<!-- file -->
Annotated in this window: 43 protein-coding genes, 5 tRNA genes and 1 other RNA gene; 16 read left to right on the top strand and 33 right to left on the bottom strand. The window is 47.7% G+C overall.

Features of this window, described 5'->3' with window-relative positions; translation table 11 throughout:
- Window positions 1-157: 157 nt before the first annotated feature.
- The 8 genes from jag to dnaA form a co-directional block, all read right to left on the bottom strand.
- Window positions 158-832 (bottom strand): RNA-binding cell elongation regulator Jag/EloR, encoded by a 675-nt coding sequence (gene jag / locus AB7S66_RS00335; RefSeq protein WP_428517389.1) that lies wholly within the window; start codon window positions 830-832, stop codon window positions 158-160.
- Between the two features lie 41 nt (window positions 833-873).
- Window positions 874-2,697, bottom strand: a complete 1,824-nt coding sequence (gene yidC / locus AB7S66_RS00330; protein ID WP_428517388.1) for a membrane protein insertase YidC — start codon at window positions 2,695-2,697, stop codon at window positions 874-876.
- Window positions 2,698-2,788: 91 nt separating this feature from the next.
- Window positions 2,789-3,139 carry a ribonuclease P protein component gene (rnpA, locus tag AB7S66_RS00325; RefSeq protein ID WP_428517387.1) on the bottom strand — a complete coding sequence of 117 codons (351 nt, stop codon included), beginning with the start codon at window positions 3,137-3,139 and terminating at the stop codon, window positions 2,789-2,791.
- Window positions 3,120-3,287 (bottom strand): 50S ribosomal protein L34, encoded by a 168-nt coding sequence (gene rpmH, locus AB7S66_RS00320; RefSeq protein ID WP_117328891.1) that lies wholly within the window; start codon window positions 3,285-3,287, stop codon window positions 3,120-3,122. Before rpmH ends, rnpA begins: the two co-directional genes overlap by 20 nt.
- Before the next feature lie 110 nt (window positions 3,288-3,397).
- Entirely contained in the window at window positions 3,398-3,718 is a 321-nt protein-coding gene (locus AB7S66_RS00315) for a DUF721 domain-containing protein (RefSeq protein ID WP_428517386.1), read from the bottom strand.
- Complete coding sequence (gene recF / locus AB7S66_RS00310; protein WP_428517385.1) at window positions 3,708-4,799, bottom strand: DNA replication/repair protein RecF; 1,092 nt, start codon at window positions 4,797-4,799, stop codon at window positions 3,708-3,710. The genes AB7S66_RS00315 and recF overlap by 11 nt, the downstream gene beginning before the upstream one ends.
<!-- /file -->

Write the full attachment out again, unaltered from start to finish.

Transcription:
Annotated in this window: 43 protein-coding genes, 5 tRNA genes and 1 other RNA gene; 16 read left to right on the top strand and 33 right to left on the bottom strand. The window is 47.7% G+C overall.

Features of this window, described 5'->3' with window-relative positions; translation table 11 throughout:
- Window positions 1-157: 157 nt before the first annotated feature.
- The 8 genes from jag to dnaA form a co-directional block, all read right to left on the bottom strand.
- Window positions 158-832 (bottom strand): RNA-binding cell elongation regulator Jag/EloR, encoded by a 675-nt coding sequence (gene jag / locus AB7S66_RS00335; RefSeq protein WP_428517389.1) that lies wholly within the window; start codon window positions 830-832, stop codon window positions 158-160.
- Between the two features lie 41 nt (window positions 833-873).
- Window positions 874-2,697, bottom strand: a complete 1,824-nt coding sequence (gene yidC / locus AB7S66_RS00330; protein ID WP_428517388.1) for a membrane protein insertase YidC — start codon at window positions 2,695-2,697, stop codon at window positions 874-876.
- Window positions 2,698-2,788: 91 nt separating this feature from the next.
- Window positions 2,789-3,139 carry a ribonuclease P protein component gene (rnpA, locus tag AB7S66_RS00325; RefSeq protein ID WP_428517387.1) on the bottom strand — a complete coding sequence of 117 codons (351 nt, stop codon included), beginning with the start codon at window positions 3,137-3,139 and terminating at the stop codon, window positions 2,789-2,791.
- Window positions 3,120-3,287 (bottom strand): 50S ribosomal protein L34, encoded by a 168-nt coding sequence (gene rpmH, locus AB7S66_RS00320; RefSeq protein ID WP_117328891.1) that lies wholly within the window; start codon window positions 3,285-3,287, stop codon window positions 3,120-3,122. Before rpmH ends, rnpA begins: the two co-directional genes overlap by 20 nt.
- Before the next feature lie 110 nt (window positions 3,288-3,397).
- Entirely contained in the window at window positions 3,398-3,718 is a 321-nt protein-coding gene (locus AB7S66_RS00315) for a DUF721 domain-containing protein (RefSeq protein ID WP_428517386.1), read from the bottom strand.
- Complete coding sequence (gene recF / locus AB7S66_RS00310; protein WP_428517385.1) at window positions 3,708-4,799, bottom strand: DNA replication/repair protein RecF; 1,092 nt, start codon at window positions 4,797-4,799, stop codon at window positions 3,708-3,710. The genes AB7S66_RS00315 and recF overlap by 11 nt, the downstream gene beginning before the upstream one ends.